Human Factors Reduce Aggression and Fare Evasion

This article reports on a survey that was conducted with 31 transit operators around the world on the subject of aggression and fare evasion in public transportation. Results showed that in 2007, 1.9% of drivers and 4% of inspectors were the victims of aggression. Although the number of aggressions toward staff decreased by 13% between 2006 and 2007, aggressions between passengers increased by 19% over the same time period. Aggressions toward public transportation staff occur more frequently in the late afternoon for surface transportation and in the evening for underground transportation. Aggression between passengers happens more frequently in the evening in both underground and surface transit. About 68% of aggressions happened inside the transit vehicle. The most commonly used technological tools for reducing aggressions are video surveillance, radio alarm and protected driver cabins and/or windows. The most effective actions to prevent aggressions include partnerships with police forces, onsite security staff and staff training. On the issue of fare evasion, the survey results showed that the average of measured fare evasion was 4.2% of passengers. The number of fare evaders is inversely proportional to the number of inspectors. Over 50% of operators consider the problem of fare evasion to be significant. Among the most effective tools for fighting against fare evasion are the use of ticket inspectors, police partnerships, innovative tickets such as contactless cards, and ticket inspectors with a significant level of power.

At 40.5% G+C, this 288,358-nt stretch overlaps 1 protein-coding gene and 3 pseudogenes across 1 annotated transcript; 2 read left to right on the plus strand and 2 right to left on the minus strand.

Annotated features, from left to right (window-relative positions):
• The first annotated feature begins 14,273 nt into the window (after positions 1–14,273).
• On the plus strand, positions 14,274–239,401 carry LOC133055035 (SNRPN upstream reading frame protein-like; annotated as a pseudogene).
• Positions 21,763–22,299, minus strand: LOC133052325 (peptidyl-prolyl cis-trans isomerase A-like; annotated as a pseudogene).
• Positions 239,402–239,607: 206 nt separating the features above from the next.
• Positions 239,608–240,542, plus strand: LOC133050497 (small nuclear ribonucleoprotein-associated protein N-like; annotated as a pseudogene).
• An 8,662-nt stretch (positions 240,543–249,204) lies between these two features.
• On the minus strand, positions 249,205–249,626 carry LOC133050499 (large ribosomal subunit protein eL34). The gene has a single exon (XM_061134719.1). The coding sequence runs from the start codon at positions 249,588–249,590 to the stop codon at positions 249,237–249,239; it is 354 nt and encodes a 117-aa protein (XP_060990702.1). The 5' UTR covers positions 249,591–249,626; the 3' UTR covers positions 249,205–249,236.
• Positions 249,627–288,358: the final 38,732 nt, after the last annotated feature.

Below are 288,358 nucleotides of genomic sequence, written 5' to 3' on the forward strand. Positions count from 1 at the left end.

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  • Authors:
    • Bonfanti, Gabriele
    • Wagenknecht, Thierry
  • Publication Date: 2010-1


  • English

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Filing Info

  • Accession Number: 01154645
  • Record Type: Publication
  • Files: TRIS
  • Created Date: Apr 2 2010 11:06PM